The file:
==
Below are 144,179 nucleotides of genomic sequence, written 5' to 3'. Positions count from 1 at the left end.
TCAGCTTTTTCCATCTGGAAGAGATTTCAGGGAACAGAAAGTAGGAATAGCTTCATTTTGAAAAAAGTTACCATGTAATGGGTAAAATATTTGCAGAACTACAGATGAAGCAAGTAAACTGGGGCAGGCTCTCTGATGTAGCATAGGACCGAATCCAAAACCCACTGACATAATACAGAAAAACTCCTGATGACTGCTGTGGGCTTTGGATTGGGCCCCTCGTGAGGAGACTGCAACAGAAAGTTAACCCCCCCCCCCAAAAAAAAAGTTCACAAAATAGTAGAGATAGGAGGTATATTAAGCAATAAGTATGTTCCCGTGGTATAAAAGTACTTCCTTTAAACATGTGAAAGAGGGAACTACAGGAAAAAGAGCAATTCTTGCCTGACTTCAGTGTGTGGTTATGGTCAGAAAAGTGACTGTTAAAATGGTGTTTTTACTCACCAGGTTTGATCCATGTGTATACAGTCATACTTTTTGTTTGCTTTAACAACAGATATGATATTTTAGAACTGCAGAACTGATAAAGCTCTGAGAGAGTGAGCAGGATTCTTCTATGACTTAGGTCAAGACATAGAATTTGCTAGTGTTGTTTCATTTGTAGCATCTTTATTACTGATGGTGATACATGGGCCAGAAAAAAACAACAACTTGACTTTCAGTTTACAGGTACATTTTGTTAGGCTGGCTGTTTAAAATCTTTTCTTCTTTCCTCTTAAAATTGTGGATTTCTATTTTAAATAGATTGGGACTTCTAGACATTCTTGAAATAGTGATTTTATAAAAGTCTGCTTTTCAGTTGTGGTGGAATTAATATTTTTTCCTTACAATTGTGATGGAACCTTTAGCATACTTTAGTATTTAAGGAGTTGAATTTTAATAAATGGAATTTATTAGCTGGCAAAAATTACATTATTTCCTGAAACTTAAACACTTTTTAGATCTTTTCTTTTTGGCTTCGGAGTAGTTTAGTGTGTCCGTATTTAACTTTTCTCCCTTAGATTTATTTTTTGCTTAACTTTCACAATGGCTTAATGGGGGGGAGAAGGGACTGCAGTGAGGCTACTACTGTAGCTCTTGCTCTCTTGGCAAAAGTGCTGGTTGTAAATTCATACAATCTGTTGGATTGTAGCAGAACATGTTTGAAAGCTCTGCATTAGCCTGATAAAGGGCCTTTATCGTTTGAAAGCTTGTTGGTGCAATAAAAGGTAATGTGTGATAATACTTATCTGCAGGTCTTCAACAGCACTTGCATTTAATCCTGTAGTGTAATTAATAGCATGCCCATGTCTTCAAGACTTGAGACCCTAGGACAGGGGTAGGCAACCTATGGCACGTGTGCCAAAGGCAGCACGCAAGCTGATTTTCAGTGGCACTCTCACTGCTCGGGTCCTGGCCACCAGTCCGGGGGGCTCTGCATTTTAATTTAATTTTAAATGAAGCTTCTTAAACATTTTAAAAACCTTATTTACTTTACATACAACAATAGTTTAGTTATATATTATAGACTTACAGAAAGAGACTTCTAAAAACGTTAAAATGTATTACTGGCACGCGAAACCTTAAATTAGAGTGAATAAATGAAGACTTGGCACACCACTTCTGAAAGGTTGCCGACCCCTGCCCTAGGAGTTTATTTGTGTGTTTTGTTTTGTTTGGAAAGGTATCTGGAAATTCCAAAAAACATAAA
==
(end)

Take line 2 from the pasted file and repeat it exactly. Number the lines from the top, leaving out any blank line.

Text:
TCAGCTTTTTCCATCTGGAAGAGATTTCAGGGAACAGAAAGTAGGAATAGCTTCATTTTGAAAAAAGTTACCATGTAATGGGTAAAATATTTGCAGAACTACAGATGAAGCAAGTAAACTGGGGCAGGCTCTCTGATGTAGCATAGGACCGAATCCAAAACCCACTGACATAATACAGAAAAACTCCTGATGACTGCTGTGGGCTTTGGATTGGGCCCCTCGTGAGGAGACTGCAACAGAAAGTTAACCCCCCCCCCCAAAAAAAAAGTTCACAAAATAGTAGAGATAGGAGGTATATTAAGCAATAAGTATGTTCCCGTGGTATAAAAGTACTTCCTTTAAACATGTGAAAGAGGGAACTACAGGAAAAAGAGCAATTCTTGCCTGACTTCAGTGTGTGGTTATGGTCAGAAAAGTGACTGTTAAAATGGTGTTTTTACTCACCAGGTTTGATCCATGTGTATACAGTCATACTTTTTGTTTGCTTTAACAACAGATATGATATTTTAGAACTGCAGAACTGATAAAGCTCTGAGAGAGTGAGCAGGATTCTTCTATGACTTAGGTCAAGACATAGAATTTGCTAGTGTTGTTTCATTTGTAGCATCTTTATTACTGATGGTGATACATGGGCCAGAAAAAAACAACAACTTGACTTTCAGTTTACAGGTACATTTTGTTAGGCTGGCTGTTTAAAATCTTTTCTTCTTTCCTCTTAAAATTGTGGATTTCTATTTTAAATAGATTGGGACTTCTAGACATTCTTGAAATAGTGATTTTATAAAAGTCTGCTTTTCAGTTGTGGTGGAATTAATATTTTTTCCTTACAATTGTGATGGAACCTTTAGCATACTTTAGTATTTAAGGAGTTGAATTTTAATAAATGGAATTTATTAGCTGGCAAAAATTACATTATTTCCTGAAACTTAAACACTTTTTAGATCTTTTCTTTTTGGCTTCGGAGTAGTTTAGTGTGTCCGTATTTAACTTTTCTCCCTTAGATTTATTTTTTGCTTAACTTTCACAATGGCTTAATGGGGGGGAGAAGGGACTGCAGTGAGGCTACTACTGTAGCTCTTGCTCTCTTGGCAAAAGTGCTGGTTGTAAATTCATACAATCTGTTGGATTGTAGCAGAACATGTTTGAAAGCTCTGCATTAGCCTGATAAAGGGCCTTTATCGTTTGAAAGCTTGTTGGTGCAATAAAAGGTAATGTGTGATAATACTTATCTGCAGGTCTTCAACAGCACTTGCATTTAATCCTGTAGTGTAATTAATAGCATGCCCATGTCTTCAAGACTTGAGACCCTAGGACAGGGGTAGGCAACCTATGGCACGTGTGCCAAAGGCAGCACGCAAGCTGATTTTCAGTGGCACTCTCACTGCTCGGGTCCTGGCCACCAGTCCGGGGGGCTCTGCATTTTAATTTAATTTTAAATGAAGCTTCTTAAACATTTTAAAAACCTTATTTACTTTACATACAACAATAGTTTAGTTATATATTATAGACTTACAGAAAGAGACTTCTAAAAACGTTAAAATGTATTACTGGCACGCGAAACCTTAAATTAGAGTGAATAAATGAAGACTTGGCACACCACTTCTGAAAGGTTGCCGACCCCTGCCCTAGGAGTTTATTTGTGTGTTTTGTTTTGTTTGGAAAGGTATCTGGAAATTCCAAAAAACATAAA